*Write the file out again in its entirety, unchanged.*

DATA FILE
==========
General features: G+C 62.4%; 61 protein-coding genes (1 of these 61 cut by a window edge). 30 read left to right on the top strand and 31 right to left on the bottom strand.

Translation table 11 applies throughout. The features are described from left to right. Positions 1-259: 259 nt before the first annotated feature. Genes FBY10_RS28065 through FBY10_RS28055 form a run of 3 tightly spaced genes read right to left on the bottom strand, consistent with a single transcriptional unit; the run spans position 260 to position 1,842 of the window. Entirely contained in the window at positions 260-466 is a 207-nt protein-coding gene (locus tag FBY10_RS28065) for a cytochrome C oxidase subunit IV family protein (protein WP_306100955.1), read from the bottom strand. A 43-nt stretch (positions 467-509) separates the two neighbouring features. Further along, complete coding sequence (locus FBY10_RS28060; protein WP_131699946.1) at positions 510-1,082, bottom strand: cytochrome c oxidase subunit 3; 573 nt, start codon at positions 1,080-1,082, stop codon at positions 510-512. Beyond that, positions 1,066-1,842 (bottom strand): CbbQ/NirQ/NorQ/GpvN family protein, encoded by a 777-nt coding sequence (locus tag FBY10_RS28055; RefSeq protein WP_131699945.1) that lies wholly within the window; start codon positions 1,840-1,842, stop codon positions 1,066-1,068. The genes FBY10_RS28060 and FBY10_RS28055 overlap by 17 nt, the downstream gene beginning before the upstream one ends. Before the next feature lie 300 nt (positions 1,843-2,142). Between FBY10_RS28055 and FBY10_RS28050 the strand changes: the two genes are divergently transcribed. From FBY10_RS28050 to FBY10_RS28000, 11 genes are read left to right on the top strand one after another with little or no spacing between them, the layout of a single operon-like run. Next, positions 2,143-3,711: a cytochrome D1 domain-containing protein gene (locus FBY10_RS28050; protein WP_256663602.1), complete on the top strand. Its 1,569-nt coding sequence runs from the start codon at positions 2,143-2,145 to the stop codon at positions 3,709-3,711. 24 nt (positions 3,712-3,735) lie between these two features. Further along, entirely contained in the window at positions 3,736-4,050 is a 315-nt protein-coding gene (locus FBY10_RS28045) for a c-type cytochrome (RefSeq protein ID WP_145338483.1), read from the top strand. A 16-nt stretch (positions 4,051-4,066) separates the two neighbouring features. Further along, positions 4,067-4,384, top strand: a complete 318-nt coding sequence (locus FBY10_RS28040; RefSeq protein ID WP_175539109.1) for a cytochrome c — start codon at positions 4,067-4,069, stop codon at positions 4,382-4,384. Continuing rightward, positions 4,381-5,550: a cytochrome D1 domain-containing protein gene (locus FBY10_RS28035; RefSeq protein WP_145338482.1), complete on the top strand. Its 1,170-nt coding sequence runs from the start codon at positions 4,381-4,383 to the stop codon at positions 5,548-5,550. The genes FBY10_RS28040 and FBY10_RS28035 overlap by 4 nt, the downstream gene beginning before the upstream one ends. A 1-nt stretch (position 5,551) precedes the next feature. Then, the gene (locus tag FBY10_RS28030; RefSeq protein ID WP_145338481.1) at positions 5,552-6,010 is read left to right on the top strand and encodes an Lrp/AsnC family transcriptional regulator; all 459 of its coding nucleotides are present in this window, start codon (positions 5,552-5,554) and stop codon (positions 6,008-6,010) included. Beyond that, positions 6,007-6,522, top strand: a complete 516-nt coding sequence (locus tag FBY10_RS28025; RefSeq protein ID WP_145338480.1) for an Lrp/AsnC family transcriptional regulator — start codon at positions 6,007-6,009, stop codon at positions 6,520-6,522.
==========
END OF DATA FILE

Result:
General features: G+C 62.4%; 61 protein-coding genes (1 of these 61 cut by a window edge). 30 read left to right on the top strand and 31 right to left on the bottom strand.

Translation table 11 applies throughout. The features are described from left to right. Positions 1-259: 259 nt before the first annotated feature. Genes FBY10_RS28065 through FBY10_RS28055 form a run of 3 tightly spaced genes read right to left on the bottom strand, consistent with a single transcriptional unit; the run spans position 260 to position 1,842 of the window. Entirely contained in the window at positions 260-466 is a 207-nt protein-coding gene (locus tag FBY10_RS28065) for a cytochrome C oxidase subunit IV family protein (protein WP_306100955.1), read from the bottom strand. A 43-nt stretch (positions 467-509) separates the two neighbouring features. Further along, complete coding sequence (locus FBY10_RS28060; protein WP_131699946.1) at positions 510-1,082, bottom strand: cytochrome c oxidase subunit 3; 573 nt, start codon at positions 1,080-1,082, stop codon at positions 510-512. Beyond that, positions 1,066-1,842 (bottom strand): CbbQ/NirQ/NorQ/GpvN family protein, encoded by a 777-nt coding sequence (locus tag FBY10_RS28055; RefSeq protein WP_131699945.1) that lies wholly within the window; start codon positions 1,840-1,842, stop codon positions 1,066-1,068. The genes FBY10_RS28060 and FBY10_RS28055 overlap by 17 nt, the downstream gene beginning before the upstream one ends. Before the next feature lie 300 nt (positions 1,843-2,142). Between FBY10_RS28055 and FBY10_RS28050 the strand changes: the two genes are divergently transcribed. From FBY10_RS28050 to FBY10_RS28000, 11 genes are read left to right on the top strand one after another with little or no spacing between them, the layout of a single operon-like run. Next, positions 2,143-3,711: a cytochrome D1 domain-containing protein gene (locus FBY10_RS28050; protein WP_256663602.1), complete on the top strand. Its 1,569-nt coding sequence runs from the start codon at positions 2,143-2,145 to the stop codon at positions 3,709-3,711. 24 nt (positions 3,712-3,735) lie between these two features. Further along, entirely contained in the window at positions 3,736-4,050 is a 315-nt protein-coding gene (locus FBY10_RS28045) for a c-type cytochrome (RefSeq protein ID WP_145338483.1), read from the top strand. A 16-nt stretch (positions 4,051-4,066) separates the two neighbouring features. Further along, positions 4,067-4,384, top strand: a complete 318-nt coding sequence (locus FBY10_RS28040; RefSeq protein ID WP_175539109.1) for a cytochrome c — start codon at positions 4,067-4,069, stop codon at positions 4,382-4,384. Continuing rightward, positions 4,381-5,550: a cytochrome D1 domain-containing protein gene (locus FBY10_RS28035; RefSeq protein WP_145338482.1), complete on the top strand. Its 1,170-nt coding sequence runs from the start codon at positions 4,381-4,383 to the stop codon at positions 5,548-5,550. The genes FBY10_RS28040 and FBY10_RS28035 overlap by 4 nt, the downstream gene beginning before the upstream one ends. A 1-nt stretch (position 5,551) precedes the next feature. Then, the gene (locus tag FBY10_RS28030; RefSeq protein ID WP_145338481.1) at positions 5,552-6,010 is read left to right on the top strand and encodes an Lrp/AsnC family transcriptional regulator; all 459 of its coding nucleotides are present in this window, start codon (positions 5,552-5,554) and stop codon (positions 6,008-6,010) included. Beyond that, positions 6,007-6,522, top strand: a complete 516-nt coding sequence (locus tag FBY10_RS28025; RefSeq protein ID WP_145338480.1) for an Lrp/AsnC family transcriptional regulator — start codon at positions 6,007-6,009, stop codon at positions 6,520-6,522.